Jim Marshall’s Estate Sues Fashion Designer for Copyright Infringement

The estate of rock ‘n roll photographer Jim Marshall has sued fashion designer John Varvatos for using photos of celebrity musicians without permission in store displays.

According to the lawsuit, Varvatos infringed Marshall’s copyright by reproducing prints of Jimi Hendrix, Miles Davis, BB King, The Beatles, The Rolling Stones, and several other rock stars without permission. Varvatos allegedly displayed those reproductions in his own stores, as well as in Bloomingdale’s stores in California and elsewhere.

Bloomindale’s is also named as a defendant in the case, which was filed in federal court in San Francisco on December 29.

The lawsuit says that Varvatos purchased proof prints of the images several years ago from Marshall (who died in 2010), and made unauthorized copies for display in the designer’s New York store. Marshall found out about that and told Varvatos he had no right to make and display those reproductions.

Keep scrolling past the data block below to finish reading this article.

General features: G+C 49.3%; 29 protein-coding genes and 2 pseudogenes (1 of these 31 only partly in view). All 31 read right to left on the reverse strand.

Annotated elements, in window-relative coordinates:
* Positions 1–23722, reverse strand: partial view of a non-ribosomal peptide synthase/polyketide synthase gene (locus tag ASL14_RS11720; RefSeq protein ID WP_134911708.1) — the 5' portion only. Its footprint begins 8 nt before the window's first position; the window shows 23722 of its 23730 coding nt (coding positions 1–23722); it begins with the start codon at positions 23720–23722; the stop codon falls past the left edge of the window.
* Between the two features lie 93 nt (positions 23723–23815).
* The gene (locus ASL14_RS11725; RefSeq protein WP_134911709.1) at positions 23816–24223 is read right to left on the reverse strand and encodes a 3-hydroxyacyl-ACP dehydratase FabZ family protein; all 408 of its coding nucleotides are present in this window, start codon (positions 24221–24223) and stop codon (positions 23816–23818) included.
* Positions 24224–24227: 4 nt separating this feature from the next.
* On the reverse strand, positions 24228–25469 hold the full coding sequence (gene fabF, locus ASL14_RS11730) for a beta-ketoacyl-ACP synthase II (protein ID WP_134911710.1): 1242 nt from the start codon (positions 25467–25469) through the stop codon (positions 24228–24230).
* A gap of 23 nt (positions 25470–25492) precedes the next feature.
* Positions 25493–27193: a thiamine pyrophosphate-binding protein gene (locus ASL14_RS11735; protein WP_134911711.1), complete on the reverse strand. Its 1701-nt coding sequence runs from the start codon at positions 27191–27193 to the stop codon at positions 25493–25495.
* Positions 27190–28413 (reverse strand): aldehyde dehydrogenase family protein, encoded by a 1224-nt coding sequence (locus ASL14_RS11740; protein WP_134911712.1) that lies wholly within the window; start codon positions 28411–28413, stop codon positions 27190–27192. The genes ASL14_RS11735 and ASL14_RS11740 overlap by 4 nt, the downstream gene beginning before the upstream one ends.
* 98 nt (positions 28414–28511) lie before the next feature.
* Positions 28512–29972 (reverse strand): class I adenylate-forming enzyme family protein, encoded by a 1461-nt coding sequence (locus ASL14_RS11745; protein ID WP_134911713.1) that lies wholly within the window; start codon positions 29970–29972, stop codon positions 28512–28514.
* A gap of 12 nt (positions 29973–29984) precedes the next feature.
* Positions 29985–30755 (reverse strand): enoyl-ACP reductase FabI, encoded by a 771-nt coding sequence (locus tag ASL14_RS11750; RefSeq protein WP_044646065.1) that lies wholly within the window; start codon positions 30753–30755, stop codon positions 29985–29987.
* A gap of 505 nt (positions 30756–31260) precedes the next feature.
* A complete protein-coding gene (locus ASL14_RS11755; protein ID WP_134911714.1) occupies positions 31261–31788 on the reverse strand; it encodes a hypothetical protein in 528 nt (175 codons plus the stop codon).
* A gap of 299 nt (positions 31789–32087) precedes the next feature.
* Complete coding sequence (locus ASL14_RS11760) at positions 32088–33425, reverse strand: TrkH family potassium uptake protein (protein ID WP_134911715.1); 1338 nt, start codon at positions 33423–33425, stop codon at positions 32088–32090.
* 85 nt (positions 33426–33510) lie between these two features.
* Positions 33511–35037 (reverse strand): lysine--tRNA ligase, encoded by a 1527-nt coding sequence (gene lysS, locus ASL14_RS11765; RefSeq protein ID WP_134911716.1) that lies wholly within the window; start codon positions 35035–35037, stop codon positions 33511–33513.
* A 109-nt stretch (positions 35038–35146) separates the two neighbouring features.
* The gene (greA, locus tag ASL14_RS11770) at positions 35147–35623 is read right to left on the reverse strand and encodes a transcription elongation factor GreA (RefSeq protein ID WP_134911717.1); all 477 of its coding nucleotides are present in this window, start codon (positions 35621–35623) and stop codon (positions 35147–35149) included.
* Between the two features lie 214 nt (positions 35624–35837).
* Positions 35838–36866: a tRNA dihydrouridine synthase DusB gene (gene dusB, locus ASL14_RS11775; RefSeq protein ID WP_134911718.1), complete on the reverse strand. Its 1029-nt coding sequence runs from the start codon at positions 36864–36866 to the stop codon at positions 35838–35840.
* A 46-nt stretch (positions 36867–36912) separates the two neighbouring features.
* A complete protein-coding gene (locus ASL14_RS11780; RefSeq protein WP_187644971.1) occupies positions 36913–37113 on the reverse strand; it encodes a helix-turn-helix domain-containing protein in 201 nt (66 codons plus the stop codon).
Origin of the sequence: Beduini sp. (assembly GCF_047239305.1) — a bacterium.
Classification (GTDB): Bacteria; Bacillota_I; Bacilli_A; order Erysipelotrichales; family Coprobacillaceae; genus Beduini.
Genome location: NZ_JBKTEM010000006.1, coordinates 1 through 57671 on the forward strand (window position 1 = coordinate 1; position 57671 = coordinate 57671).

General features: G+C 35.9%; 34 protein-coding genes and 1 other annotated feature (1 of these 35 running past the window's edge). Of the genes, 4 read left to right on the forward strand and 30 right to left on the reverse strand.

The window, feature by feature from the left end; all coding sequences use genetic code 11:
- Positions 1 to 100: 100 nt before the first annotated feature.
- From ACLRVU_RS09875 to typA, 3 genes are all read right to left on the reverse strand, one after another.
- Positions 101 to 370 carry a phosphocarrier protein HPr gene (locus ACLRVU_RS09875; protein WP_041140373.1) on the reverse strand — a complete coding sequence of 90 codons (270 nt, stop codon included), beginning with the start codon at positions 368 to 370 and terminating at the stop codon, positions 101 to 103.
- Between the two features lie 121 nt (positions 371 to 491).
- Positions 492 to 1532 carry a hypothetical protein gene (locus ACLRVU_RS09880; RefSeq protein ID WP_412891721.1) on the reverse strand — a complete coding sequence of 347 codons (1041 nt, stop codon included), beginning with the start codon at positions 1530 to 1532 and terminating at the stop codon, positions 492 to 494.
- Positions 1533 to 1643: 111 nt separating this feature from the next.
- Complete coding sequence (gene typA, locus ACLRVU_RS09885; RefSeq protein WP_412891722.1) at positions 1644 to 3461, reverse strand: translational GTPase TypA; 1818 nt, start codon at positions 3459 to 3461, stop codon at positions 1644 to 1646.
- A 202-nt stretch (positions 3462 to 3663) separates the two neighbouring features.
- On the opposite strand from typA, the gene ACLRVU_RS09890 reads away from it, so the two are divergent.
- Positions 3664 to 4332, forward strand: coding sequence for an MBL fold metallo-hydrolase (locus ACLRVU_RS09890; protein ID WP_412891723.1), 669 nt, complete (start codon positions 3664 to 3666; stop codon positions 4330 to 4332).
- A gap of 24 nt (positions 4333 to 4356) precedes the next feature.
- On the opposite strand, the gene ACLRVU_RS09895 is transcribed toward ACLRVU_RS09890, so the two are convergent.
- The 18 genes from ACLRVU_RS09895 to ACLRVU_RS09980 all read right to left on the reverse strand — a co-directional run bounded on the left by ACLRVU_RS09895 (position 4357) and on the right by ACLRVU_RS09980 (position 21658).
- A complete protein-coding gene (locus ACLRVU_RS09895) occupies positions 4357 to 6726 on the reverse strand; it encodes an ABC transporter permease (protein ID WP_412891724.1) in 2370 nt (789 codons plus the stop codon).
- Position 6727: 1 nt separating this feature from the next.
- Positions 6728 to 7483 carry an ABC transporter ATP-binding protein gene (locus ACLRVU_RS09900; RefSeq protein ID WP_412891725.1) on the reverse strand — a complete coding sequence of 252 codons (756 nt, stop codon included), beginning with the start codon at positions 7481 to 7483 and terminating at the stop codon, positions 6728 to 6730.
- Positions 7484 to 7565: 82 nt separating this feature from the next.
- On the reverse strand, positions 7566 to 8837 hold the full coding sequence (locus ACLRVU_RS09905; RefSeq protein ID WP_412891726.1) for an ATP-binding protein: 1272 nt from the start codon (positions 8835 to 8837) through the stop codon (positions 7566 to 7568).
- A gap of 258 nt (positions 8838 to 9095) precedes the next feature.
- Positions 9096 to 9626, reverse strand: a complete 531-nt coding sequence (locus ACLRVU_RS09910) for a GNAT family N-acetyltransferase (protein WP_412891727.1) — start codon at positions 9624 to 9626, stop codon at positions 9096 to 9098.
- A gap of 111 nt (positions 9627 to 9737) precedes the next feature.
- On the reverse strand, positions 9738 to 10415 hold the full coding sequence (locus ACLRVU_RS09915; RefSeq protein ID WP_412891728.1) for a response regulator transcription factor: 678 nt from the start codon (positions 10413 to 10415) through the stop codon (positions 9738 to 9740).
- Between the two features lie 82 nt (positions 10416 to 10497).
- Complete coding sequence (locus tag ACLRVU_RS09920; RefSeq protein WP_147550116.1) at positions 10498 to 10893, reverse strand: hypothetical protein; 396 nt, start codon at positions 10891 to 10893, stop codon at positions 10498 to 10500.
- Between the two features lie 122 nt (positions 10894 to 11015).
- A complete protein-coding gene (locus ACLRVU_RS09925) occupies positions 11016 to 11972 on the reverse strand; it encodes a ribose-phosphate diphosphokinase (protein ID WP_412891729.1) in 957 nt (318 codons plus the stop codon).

“That having been clearly communicated, Marshall did Varvatos a favor and allowed him to keep the reproductions on the wall in the one story and the one store only,” the lawsuit alleges. “Varvatos knew this was the extent of the permission given, granted retroactively, and that no other reproductions could be made. Years later and after Marshall’s death, Defendants have now proceeded with new infringing reproductions.”

“John Varvatos collected Jim’s work and they were personal friends. He has also worked with many other great photographers on his advertising campaigns and on projects. He is selling art photography through his website. So it is truly astonishing that he would so blatantly violate copyright by reproducing Jim’s iconic images without permission,” said Amelia Davis, manager of Jim Marshall Photography LLC, in a prepared statement. Davis is the sole beneficiary of the estate of Jim Marshall. She added, “Jim fiercely protected his work from these kinds of abuses, and I will continue to do so.”

Davis is seeking an injunction to stop Varvatos from displaying the images. She is also suing for actual damages, which are not specified in the complaint, plus statutory damages “up to $150,000” for infringement of each image.

Varvatos and Bloomingdale’s have not yet filed responses to the claim.

A court date has not been set.

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